Poland is substantially behind the Western European markets in terms of online TV viewing, largely due to the lower broadband penetration,
but also due to the less developed nature of local services. Piracy is also an issue there.
The market is led by predominantly free services, with paid-for video services struggling against the availability of ad-funded services.
In an audit, the local Broadcasting Council (KRRiT) listed 21 companies providing commercial VOD services in Poland.
The leading online video service is IPLA, a subsidiary of pay TV operator Cyfrowy Polsat, which offers subscription and transactional VOD. Another big player in teh TVOD and SVOD market is Onet, owned by commercial TV network TVN. Some of the Hollywood studios offer their own VOD services, such as NBC Universal, with its PictureBox SVOD service, and HBO, which offers a SVOD service, alongside its pay TV service, HBO Europe.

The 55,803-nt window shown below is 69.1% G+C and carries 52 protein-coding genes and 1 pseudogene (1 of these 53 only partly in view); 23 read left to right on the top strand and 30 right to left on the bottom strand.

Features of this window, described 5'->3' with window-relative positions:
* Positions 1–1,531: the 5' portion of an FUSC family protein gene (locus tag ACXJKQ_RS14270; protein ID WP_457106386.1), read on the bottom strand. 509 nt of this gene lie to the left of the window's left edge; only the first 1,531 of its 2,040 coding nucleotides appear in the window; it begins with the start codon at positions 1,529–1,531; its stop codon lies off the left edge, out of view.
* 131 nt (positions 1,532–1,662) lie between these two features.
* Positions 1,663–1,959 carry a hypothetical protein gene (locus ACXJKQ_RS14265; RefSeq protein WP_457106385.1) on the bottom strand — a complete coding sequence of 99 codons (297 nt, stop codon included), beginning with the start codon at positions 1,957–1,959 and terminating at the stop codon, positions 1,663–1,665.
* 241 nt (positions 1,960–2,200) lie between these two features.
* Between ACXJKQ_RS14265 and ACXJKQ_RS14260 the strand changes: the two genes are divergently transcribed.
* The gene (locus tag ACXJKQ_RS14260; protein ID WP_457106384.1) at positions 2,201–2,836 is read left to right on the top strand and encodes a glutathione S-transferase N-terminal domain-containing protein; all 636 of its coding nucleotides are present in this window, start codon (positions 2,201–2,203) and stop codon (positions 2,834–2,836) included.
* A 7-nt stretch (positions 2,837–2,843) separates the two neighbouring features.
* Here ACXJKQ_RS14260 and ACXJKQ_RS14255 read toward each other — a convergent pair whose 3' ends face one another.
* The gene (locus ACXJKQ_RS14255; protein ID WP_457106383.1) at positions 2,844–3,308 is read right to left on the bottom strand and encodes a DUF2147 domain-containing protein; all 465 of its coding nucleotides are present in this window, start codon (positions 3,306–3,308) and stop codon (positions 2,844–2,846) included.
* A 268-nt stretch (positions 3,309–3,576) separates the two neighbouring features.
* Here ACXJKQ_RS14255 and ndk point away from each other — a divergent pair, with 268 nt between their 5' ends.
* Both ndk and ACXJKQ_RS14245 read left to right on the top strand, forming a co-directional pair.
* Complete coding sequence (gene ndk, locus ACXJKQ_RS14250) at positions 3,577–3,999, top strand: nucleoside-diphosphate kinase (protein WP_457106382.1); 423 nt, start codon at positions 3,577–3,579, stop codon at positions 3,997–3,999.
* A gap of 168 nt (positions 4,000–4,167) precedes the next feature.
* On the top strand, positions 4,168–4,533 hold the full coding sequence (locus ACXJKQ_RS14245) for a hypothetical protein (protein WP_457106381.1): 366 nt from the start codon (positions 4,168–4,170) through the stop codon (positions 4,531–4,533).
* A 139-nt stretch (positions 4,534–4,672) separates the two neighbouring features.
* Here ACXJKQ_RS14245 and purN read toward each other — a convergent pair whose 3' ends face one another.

The market is going to be joined in two months by arthouse VOD service Vodkin, which is aimed at cinephiles, says leading producer Dariusz Jablonski. He is part of the group, the Independent Film Foundation, which is setting up the site. It will offer both transactional VOD and SVOD. Vodkin is part of EuroVoD, which is a federation of VOD platforms in Europe backed by the European Commission.
Jablonski says that in Poland the use of distribution windows makes less and less sense, and that the best way to beat the pirates is to make pics available on VOD as soon as possible.
Jablonski adds, “If Netflix does not come to this countries with its offer, it will be present anyway, but on pirate websites.”
Speculation has been rife about Netflix’s intensions for Poland since the company advertised on its website for Polish-language specialists.